What is a business’s most valuable resource? Is it the millions of dollars a company has amassed in cash reserves? No.
How about a level of brand recognition that has created an ever-growing percentage of market-share? No.
Is it Human capital? Important but … no.
A leader’s strategic vision? Sorry. No.
Stumped? Like a riddle hint?
Your business’s most valuable resource doesn’t appear on its balance sheet, yet it is possessed equally by you and every member of your team.
Here’s another. Your business’s most valuable resource can’t be found on its profit and loss statement but how you spent it directly determines your success or failure.
So, what is this most important and valuable of resources? The answer: Time.
There is a saying that “time is money. Time, however, is much more than money. In business, time is everything — the only thing. And all businesses exist to do just two things (profitably): 1) Make current customers happy, and 2) Get new customers.
Time, properly invested, is what generates, compounds, and catapults growth. The fact that all businesses share this common purpose makes increasing profitability and growth relatively easy: focus and sharpen the return on your business’s most important investment — time.
If you’re a business owner or manager, take an honest look at your time-choices. Can you draw a straight line between each of your daily activities and your business’s purpose? If you can, try to maximize the efficiency and effectiveness of that activity. If you can’t, work to minimize that activities time print and, if possible, remove it altogether.
This simple exercise is especially critical for those who own small businesses — their very survival is directly related to the choices the owner makes with a very scarce amount of time. The ability to recognize and focus on actions that make current customers happy and get new customers is absolutely crucial.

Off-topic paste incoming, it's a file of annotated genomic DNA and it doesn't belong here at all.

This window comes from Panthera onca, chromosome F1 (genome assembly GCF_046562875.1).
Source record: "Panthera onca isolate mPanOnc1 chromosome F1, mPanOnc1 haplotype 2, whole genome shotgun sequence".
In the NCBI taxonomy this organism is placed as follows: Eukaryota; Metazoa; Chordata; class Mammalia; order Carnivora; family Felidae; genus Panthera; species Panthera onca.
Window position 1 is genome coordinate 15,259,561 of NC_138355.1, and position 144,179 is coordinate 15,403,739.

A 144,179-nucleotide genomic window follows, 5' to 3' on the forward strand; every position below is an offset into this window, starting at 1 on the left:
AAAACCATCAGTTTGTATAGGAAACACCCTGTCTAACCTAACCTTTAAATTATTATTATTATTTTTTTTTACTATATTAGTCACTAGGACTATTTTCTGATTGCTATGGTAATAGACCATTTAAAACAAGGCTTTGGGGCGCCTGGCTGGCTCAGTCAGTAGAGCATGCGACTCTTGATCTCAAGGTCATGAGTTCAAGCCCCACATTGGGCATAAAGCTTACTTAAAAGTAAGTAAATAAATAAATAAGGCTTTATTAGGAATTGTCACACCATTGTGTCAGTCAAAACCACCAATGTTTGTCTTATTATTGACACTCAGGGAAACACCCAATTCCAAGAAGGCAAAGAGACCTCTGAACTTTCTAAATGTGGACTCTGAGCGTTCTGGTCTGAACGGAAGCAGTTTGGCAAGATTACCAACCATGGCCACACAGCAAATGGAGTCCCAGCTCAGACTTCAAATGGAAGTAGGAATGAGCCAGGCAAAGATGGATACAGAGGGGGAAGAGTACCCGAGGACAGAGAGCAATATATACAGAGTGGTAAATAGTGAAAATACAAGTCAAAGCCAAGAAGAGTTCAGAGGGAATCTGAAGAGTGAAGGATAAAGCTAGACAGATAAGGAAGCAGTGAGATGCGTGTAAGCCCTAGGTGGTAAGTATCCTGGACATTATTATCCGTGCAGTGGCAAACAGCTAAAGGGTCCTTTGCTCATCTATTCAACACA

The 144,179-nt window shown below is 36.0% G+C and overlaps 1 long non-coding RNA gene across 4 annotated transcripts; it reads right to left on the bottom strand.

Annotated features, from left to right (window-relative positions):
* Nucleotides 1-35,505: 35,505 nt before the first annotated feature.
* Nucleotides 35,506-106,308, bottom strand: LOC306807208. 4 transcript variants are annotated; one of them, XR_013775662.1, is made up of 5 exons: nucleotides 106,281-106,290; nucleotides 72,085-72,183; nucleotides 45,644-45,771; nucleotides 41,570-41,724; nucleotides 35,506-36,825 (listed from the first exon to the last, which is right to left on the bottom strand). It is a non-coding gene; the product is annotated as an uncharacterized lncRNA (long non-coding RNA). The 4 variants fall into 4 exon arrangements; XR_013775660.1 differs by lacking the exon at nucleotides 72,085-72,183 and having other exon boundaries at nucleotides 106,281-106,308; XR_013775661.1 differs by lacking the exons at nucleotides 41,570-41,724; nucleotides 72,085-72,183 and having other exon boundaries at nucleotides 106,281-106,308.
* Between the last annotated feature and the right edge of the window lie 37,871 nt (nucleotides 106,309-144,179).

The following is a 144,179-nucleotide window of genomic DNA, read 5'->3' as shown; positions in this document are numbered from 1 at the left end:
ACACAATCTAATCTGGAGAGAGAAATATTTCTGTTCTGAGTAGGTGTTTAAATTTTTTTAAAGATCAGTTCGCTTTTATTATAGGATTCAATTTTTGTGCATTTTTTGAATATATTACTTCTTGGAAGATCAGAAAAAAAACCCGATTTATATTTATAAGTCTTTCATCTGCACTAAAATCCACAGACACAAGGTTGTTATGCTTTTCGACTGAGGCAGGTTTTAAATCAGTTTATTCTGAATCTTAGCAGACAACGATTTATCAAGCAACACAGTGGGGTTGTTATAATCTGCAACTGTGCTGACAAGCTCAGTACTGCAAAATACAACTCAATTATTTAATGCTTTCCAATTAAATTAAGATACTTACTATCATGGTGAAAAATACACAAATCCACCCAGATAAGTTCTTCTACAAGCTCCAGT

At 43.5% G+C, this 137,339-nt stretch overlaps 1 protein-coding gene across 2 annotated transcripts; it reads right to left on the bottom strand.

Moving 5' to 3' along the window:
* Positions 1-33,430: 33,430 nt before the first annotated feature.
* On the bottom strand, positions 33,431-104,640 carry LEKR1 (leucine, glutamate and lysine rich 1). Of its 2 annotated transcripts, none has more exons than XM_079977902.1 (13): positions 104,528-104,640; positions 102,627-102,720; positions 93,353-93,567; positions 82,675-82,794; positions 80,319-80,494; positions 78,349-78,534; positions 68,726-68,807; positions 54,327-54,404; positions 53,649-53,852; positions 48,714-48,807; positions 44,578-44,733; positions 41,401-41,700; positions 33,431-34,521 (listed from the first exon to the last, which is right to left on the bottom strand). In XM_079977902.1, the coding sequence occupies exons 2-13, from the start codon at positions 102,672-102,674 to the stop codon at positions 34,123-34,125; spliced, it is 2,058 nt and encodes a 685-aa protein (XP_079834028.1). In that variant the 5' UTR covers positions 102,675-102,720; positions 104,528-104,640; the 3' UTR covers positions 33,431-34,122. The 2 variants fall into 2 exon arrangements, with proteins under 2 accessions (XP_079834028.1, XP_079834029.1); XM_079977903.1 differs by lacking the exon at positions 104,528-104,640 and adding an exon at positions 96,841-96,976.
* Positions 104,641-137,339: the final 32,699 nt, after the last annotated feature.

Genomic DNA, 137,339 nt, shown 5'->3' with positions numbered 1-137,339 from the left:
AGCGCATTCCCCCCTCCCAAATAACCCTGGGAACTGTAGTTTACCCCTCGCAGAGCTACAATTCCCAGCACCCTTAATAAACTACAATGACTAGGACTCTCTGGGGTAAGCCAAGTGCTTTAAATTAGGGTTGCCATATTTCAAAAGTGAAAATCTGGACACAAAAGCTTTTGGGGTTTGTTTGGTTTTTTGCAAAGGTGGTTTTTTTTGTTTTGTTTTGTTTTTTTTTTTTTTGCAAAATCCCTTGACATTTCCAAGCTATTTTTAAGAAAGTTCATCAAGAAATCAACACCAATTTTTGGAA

At the same time, however, small business owners face a second challenge — managing or delegating activities that are important but not directly related to their business purpose.
If your business is a bit larger, extend this process to each team member of your organization. Can you draw a straight line between each member’s daily activities your business purpose: 1) Making current customers happy and, 2) Getting new customers? Work with each member to maximize the effectiveness of activities that you can, while minimizing or removing those you can’t.
Don’t be surprised if you discover a large number of activities or even entire positions or processes that have no relationship, either directly or tangentially, to your business purpose. Many such activities may be easily rationalized as necessary. Each instance, however, is an opportunity to restructure and realign your business’s most valuable resource — time — with what is really important — making current customers happy and getting new customers.
—Brett Hersh is the owner of Growth Strategies, LLC. He can be reached at 304-267-2594 or email@example.com.